Acoustic Propulsion of Micron-Sized Solids for Small Scale Mixing and Drug Delivery
Acoustic propulsion is a rapidly growing field with great potential in medical and environmental applications that require guiding of small scale objects (e.g. cells, drug micro-carriers, etc).
However experimental observations of acoustic propulsion (acoustophoresis) still need a robust theoretical interpretation, which would help for the design of optimised drug micro-carriers.
The transport of synthetic micro-scale particles has recently seen a revival of activity, due to the possible biomedical and environmental use of these objects. Indeed, small active solid bodies could be employed in the near future to achieve targeted drug delivery in biological media and small-scale mixing. In this project, we aim at providing a rational method for the design and propulsion of optimised acoustically actuated micro-swimmers. We focus here on non-homogeneous (non-deformable swimmers), for which inertia and position of the centre of mass both depend on the mass repartition. Swimming efficiency in biofluids such as lymph, blood plasma and synovia, and the ability to go through phospholipid membranes will be assessed. In this context, the possible hemolysis effects of the acoustic radiation on red blood cells will also be appraised.
We use a comprehensive analytical approach to derive the propulsion speed of asymmetric micro-objects ‘illuminated’ by an acoustic incident field. In principle, the non linear (rectified) acoustic streaming flow, which triggers the propulsion should be calculated and the corresponding stress integrated over the particle surface. In order to circumvent the problem and avoid a cumbersome calculation, we derive an integral expression of the propulsion speed by means of Lorentz’ reciprocal theorem. For some simple geometries (bottom heavy spheres etc) the latter integral can be actually integrated to provide a full analytical (integrated) form of the acoustic propulsion speed.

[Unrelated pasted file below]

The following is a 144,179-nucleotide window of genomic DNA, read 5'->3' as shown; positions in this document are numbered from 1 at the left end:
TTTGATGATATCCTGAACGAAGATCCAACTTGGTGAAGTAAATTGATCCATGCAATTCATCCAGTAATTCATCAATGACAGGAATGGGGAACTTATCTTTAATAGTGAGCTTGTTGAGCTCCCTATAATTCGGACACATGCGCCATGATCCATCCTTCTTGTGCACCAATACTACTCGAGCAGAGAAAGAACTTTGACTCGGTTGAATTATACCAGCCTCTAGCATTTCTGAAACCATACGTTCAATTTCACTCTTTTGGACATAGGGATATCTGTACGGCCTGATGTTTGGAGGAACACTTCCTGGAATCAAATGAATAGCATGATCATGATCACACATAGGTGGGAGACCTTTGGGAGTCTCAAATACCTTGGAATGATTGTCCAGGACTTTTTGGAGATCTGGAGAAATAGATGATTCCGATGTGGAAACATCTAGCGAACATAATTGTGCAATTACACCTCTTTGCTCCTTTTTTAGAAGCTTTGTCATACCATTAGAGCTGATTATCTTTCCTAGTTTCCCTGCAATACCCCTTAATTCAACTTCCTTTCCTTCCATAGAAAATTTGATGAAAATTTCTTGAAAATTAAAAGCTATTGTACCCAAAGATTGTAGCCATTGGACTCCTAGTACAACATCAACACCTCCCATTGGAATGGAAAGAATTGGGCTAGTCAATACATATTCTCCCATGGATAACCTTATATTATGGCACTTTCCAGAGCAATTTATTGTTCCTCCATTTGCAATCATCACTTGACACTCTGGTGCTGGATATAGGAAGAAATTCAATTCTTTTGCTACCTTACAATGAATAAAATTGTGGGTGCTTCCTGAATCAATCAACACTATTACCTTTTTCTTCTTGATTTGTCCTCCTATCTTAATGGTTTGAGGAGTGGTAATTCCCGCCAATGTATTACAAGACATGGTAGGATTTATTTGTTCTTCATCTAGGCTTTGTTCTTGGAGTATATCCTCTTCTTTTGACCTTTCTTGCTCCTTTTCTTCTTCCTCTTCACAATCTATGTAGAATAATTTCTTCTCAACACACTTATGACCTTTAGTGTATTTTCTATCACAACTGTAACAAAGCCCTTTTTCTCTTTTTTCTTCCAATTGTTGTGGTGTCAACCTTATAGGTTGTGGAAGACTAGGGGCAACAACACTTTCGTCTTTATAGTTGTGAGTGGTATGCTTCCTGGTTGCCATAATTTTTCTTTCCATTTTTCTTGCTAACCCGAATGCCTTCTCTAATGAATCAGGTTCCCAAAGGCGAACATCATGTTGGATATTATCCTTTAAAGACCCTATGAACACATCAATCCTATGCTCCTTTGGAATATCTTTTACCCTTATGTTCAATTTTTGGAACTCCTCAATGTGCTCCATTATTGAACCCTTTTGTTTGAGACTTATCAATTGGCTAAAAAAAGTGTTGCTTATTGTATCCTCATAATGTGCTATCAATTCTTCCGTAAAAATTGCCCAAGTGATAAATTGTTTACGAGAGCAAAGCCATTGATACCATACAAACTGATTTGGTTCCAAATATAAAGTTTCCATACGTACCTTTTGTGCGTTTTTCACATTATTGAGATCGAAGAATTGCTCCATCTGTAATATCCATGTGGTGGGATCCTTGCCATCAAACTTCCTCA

Acoustic propulsion is of central interest for drug delivery in bio-fluids, essentially because of its biocompatibility (unlike most chemical actuation methods such as Janus electrochemical propulsion). UK bioengineering industry could benefit in the short to mid term from our optimisation methods so that technological transfer to the field of medical application could occur in the near future. More generally, the present project will contribute to the progress of acoustic micro-propulsion for diseased cell targeting and small-scale mixing, a topic of growing interest worldwide.
Dr Francois Nadal - Senior Lecturer in Fluid Engineering
“With the emergence of micro- and nano-carriers as drug delivery platforms, acoustic propulsion has received growing attention in recent years. In collaboration with the University of Cambridge (DAMTP), the Ecole Polytechnique (Paris, France) and Penn State University (Philadelphia, USA), here we aim at developing advanced numerical models to inform the optimisation of such carriers.”